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Initial healthcare costs for COVID-19 in British Columbia and Ontario, Canada: an interprovincial population-based cohort study


Background — COVID-19 imposed substantial health and economic burdens. Comprehensive population-based estimates of healthcare costs for COVID-19 are essential for planning and policy evaluation. We estimated publicly funded healthcare costs in 2 Canadian provinces during the pandemic’s first wave.

Methods — In this historical cohort study, we linked patients with their first positive SARS-CoV-2 test result by June 30, 2020, in 2 Canadian provinces (British Columbia and Ontario) to healthcare administrative databases and matched to negative or untested controls. We stratified patients by highest level of initial care: community, long-term care, hospital (without admission to the intensive care unit [ICU]) and ICU. Mean publicly funded healthcare costs for patients and controls, mean net (attributable to COVID-19) costs and total costs were estimated from 30 days before to 120 days after the index date, or to July 31, 2020, in 30-day periods for patients still being followed by the start of each period.

Results — We identified 2465 matched people with a positive test result for SARS-CoV-2 in BC and 28 893 in Ontario. Mean age was 53.4 (standard deviation [SD] 21.8) years (BC) and 53.7 (SD 22.7) years (Ontario); 55.7% (BC) and 56.1% (Ontario) were female. Net costs in the first 30 days after the index date were $22 010 (95% confidence interval [CI] 19 512 to 24 509) and $15 750 (95% CI 15 354 to 16 147) for patients admitted to hospital, and $65 828 (95% CI 58 535 to 73 122) and $56 088 (95% CI 53 721 to 58 455) for ICU patients in BC and Ontario, respectively. In the community and long-term care settings, net costs were near 0. Total costs for all people, from 30 days before to 30 days after the index date, were $22 128 330 (BC) and $175 778 210 (Ontario).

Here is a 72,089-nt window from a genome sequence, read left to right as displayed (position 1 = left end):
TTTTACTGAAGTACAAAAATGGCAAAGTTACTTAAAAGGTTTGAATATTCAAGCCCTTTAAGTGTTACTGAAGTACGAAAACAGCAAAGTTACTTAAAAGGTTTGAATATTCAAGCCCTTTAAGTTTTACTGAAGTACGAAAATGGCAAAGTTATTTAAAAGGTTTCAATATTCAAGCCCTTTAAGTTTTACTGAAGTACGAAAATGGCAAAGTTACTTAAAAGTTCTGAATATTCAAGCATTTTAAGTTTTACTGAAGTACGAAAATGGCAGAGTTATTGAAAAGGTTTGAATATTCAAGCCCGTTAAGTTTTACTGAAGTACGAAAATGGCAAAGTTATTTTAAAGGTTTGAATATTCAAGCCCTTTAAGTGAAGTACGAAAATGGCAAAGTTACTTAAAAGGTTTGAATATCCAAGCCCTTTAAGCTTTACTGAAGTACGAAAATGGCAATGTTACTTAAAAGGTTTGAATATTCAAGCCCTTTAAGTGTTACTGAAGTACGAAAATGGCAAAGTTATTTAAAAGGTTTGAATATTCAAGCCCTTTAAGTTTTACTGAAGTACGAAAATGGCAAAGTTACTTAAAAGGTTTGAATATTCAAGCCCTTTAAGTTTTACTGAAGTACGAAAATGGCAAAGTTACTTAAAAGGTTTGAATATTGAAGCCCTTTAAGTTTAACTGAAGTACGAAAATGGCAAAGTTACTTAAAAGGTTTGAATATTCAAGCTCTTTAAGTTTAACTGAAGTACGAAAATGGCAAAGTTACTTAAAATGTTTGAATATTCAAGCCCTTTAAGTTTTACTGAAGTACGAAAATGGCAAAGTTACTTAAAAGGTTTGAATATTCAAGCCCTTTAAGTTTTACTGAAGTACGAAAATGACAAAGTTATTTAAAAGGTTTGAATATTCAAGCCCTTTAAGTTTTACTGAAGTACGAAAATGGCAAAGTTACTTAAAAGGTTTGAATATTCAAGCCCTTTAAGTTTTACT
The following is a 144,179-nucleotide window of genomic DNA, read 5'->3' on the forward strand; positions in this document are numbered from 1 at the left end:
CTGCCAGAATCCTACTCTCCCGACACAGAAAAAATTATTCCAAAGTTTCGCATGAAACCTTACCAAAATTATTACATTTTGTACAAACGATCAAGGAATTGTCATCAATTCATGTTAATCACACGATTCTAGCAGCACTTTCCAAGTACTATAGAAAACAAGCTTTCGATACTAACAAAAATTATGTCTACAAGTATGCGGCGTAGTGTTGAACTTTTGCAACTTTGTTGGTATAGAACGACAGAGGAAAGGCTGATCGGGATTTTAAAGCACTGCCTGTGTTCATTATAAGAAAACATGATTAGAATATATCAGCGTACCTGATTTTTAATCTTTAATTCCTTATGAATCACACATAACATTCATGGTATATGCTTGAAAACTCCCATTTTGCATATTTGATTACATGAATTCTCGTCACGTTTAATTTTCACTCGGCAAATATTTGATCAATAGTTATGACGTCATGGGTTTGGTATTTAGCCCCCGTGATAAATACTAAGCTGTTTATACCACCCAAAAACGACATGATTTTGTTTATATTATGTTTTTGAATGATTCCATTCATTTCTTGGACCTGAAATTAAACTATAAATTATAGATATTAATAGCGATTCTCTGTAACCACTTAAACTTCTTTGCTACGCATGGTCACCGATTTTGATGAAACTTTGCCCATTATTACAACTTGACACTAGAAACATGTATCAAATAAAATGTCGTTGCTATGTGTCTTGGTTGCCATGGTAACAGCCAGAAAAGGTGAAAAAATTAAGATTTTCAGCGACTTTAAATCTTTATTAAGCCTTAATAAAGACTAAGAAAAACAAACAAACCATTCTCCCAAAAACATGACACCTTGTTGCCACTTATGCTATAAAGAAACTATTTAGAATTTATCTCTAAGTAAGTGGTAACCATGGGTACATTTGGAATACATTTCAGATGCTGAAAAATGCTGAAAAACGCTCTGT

Interpretation — During the first wave, we found that mean costs attributable to COVID-19 were highest for patients with ICU admission and higher in BC than Ontario. Reducing the number of people who acquire COVID-19 and severity of illness are required to mitigate the economic impact of COVID-19.



Tsui TCO, Zeitouny S, Bremner KE, Cheung DC, Mulder C, Croxford R, Del Giudice L, Lapointe-Shaw L, Mendlowitz A, Wong WWL, Perlis N, Sander B, Teckle P, Tomlinson G, Walker JD, Malikov K, McGrail KM, Peacock S, Kulkarni GS, Pataky RE, Krahn MD. CMAJ Open. 10(3):E818-30. Epub 2022 Sep 20.

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